REVIEW: X-Men: Days of Future Past
The general movie going populace will be very pleased with the latest entry into the X-Men franchise at Twentieth Century Fox, while true fans of the classic X-Men comic tale will wince at how this movie utterly guts what made the original story so compelling. With a mandate of not only linking the original X-Men trilogy and the burgeoning X-Men: First Class franchise, the filmmakers had A LOT of shit to clean up in one massive retcon, the fact that this film worked as well as it did should be applauded in itself – yet there were some definite bumps in the proceedings.
The story’s premise is that the war oft foretold between humans and mutants has finally come to pass and the mutants were on the receiving end of a mutant robot hunting ass whipping. The actions of Mystique (Jennifer Lawrence) in the past have created a desolate future where mutants are gathered into concentration camps for execution or simply outright hunted and slaughtered. The solution proposed is to send the rapidly healing mutant, Wolverine (Hugh Jackman), back into the past to stop the events which lead to the creation of the mutant hunting Sentinels by Bolivar Trask (Peter Dinklage) and prevent the war against mutantkind.
Sounds easy enough, right?
The story was written by Simon Kinberg, who also penned the hot trash that was X-Men: The Last Stand, slightly redeeming himself with the aid of director by Bryan Singer, who truly excels at character moments and providing an emotional thrusts to the events that transpire. Where he fails, as he has time and time again, is in bringing the action to big screen. There is an excellent action beat at the beginning of the film as viewers bear witness to the unrelenting power and capabilities of the Sentinels. These robots put the killer in Killer Robots! It is also in this initial scene that viewers are privy to one of many narrative failings that occur throughout the film.
In the future, the Sentinels attack and Kitty Pryde runs off to send fellow mutant Bishop back in time to warn the other members of their ragtag fighting force so they can move before the attack occurs. The only problem is that it is never clearly explained how she is even capable of doing this. She just takes off running with Bishop, does it, and it’s done. Does it make a lick of sense when you’re familiar with the character and comics – maybe? Do they even devote a throwaway line of dialog to explain “she can not only phase herself, she has learned to phase through time as a survival mutation?” NOPE! They don’t bother to explain it whatsoever. This is just a small example of the films many foibles, but honestly the story is so well told that you will only find yourself reflecting on all of these minor inconsistencies after you have already enjoyed the film.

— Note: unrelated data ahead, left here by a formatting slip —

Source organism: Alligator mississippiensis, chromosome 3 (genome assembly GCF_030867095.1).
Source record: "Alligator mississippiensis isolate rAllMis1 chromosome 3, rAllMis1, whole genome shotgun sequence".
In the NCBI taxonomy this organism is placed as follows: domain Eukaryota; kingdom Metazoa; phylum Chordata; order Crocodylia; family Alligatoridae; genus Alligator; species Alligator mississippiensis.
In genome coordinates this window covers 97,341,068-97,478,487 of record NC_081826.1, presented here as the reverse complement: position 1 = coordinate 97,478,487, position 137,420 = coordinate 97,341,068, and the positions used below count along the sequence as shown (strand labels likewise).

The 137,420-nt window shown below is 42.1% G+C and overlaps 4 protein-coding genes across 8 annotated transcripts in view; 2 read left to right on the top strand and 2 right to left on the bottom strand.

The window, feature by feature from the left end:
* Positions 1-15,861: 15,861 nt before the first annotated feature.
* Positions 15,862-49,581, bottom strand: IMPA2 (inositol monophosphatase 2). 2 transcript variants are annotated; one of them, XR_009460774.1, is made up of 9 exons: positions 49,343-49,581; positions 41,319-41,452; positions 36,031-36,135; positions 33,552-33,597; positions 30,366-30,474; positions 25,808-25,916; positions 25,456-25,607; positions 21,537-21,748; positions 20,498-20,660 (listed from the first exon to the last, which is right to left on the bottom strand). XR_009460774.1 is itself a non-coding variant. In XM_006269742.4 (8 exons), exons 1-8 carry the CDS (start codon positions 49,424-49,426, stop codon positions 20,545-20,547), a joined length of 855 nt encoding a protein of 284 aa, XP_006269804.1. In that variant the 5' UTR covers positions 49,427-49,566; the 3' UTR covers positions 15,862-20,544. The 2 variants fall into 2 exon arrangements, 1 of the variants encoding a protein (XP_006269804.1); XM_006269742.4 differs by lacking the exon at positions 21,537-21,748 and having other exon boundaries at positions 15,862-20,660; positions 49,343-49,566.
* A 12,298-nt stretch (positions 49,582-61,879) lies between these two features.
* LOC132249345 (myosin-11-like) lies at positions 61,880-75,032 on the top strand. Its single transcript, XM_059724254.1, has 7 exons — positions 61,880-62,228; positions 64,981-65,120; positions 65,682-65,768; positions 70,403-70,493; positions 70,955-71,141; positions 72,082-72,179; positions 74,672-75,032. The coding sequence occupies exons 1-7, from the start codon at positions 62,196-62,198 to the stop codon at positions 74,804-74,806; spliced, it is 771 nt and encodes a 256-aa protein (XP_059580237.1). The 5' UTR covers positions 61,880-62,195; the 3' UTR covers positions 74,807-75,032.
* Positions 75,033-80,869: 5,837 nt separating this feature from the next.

Once again, Wolverine is purportedly the centerpiece of the film but he is actually not given much to do, nor does he even participate in the main story beats. The focus is on Professor X (James McAvoy/Patrick Stewart) and Magneto (Michael Fassbender/Ian McKellan), with healthy doses of Mystique thrown in – so she too can get a jump on wearing out her onscreen welcome. Characters from the X-trilogy and X-Men: First Class are sprinkled throughout, each given brief moments to wink at the audience before being whisked along in the narratives events or having their head crushed under the boot of a Sentinel. The newest addition to the franchise also provides the films brightest moments as Evan Peters brings a playful exuberance to his interpretation of the mutant speedster, Quicksilver. Though his role is small but pivotal, Quicksilver was definitely the character the audience walked away from the theater talking about. Also worth receiving an honorable mention is the character of Blink. I don’t think the actress speaks more than four words but she is responsible for some fun sequences that take place.
What the audiences won’t be gushing about are the action scenes. There are essentially two main battles in the future timeline and a ho-hum confrontation with Magneto near the story’s conclusion. Sprinkled throughout are some nice minor skirmishes that serve as a great breaks from all the character interplay and a much ado about nothing display of power that leads into said ho hum confrontation with Magneto. In what was his only real action scene, Wolverine is once more depicted as a “hack and slasher” instead of a skilled fighter, and honestly the X-Men of the future don’t come across as a skilled fighting force. For a crew that has spent several years fighting mutant hunting robots the X-Men of the future seem ill-prepared whenever the killer robots attack. Their main tactic appeared to be “Ahhhhh! Shit it’s the Sentinels. Let’s haul ass!” Which actually isn’t a bad strategy except for all the death that it seemed to cause them.
If you leave your brain at the door you will find X-Men: Days of Future Past to be a fairly entertaining popcorn film. It never reaches the heights of the year’s earlier comic book related release, Captain America: The Winter Soldier, but the film manages to do its job well. X-Men: DoFP is intended to be a soft reboot of the X-Men franchise, eliminating everything after X-Men: First Class from the series canon. The next movie, X-Men: Apocalypse, will most likely take place in a contemporary setting that follows after the events of this movie. Given those marching order the film mainly does succeed at making you not shudder at the prospect of another X-Men movie.